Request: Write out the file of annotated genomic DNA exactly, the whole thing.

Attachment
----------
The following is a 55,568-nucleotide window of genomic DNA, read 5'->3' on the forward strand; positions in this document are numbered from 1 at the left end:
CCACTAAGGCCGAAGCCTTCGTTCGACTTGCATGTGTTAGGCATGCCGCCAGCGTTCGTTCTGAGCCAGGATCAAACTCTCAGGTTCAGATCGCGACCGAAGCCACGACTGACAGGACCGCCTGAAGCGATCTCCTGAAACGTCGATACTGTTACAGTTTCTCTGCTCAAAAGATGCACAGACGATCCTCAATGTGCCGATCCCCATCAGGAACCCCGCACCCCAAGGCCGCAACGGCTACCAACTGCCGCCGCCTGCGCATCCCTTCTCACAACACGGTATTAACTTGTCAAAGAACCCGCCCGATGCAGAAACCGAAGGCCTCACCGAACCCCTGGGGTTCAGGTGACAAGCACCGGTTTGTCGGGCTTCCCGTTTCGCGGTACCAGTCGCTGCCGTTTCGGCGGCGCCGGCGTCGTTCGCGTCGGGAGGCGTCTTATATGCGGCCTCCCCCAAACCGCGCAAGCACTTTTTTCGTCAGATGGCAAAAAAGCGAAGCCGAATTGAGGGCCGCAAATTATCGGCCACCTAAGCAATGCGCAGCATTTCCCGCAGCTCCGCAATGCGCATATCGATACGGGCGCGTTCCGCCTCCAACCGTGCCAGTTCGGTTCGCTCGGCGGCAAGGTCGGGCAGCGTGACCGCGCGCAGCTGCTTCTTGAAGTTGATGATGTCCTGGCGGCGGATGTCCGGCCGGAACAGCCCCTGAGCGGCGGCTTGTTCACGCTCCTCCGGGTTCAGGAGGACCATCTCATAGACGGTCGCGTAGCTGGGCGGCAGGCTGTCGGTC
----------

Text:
The following is a 55,568-nucleotide window of genomic DNA, read 5'->3' on the forward strand; positions in this document are numbered from 1 at the left end:
CCACTAAGGCCGAAGCCTTCGTTCGACTTGCATGTGTTAGGCATGCCGCCAGCGTTCGTTCTGAGCCAGGATCAAACTCTCAGGTTCAGATCGCGACCGAAGCCACGACTGACAGGACCGCCTGAAGCGATCTCCTGAAACGTCGATACTGTTACAGTTTCTCTGCTCAAAAGATGCACAGACGATCCTCAATGTGCCGATCCCCATCAGGAACCCCGCACCCCAAGGCCGCAACGGCTACCAACTGCCGCCGCCTGCGCATCCCTTCTCACAACACGGTATTAACTTGTCAAAGAACCCGCCCGATGCAGAAACCGAAGGCCTCACCGAACCCCTGGGGTTCAGGTGACAAGCACCGGTTTGTCGGGCTTCCCGTTTCGCGGTACCAGTCGCTGCCGTTTCGGCGGCGCCGGCGTCGTTCGCGTCGGGAGGCGTCTTATATGCGGCCTCCCCCAAACCGCGCAAGCACTTTTTTCGTCAGATGGCAAAAAAGCGAAGCCGAATTGAGGGCCGCAAATTATCGGCCACCTAAGCAATGCGCAGCATTTCCCGCAGCTCCGCAATGCGCATATCGATACGGGCGCGTTCCGCCTCCAACCGTGCCAGTTCGGTTCGCTCGGCGGCAAGGTCGGGCAGCGTGACCGCGCGCAGCTGCTTCTTGAAGTTGATGATGTCCTGGCGGCGGATGTCCGGCCGGAACAGCCCCTGAGCGGCGGCTTGTTCACGCTCCTCCGGGTTCAGGAGGACCATCTCATAGACGGTCGCGTAGCTGGGCGGCAGGCTGTCGGTC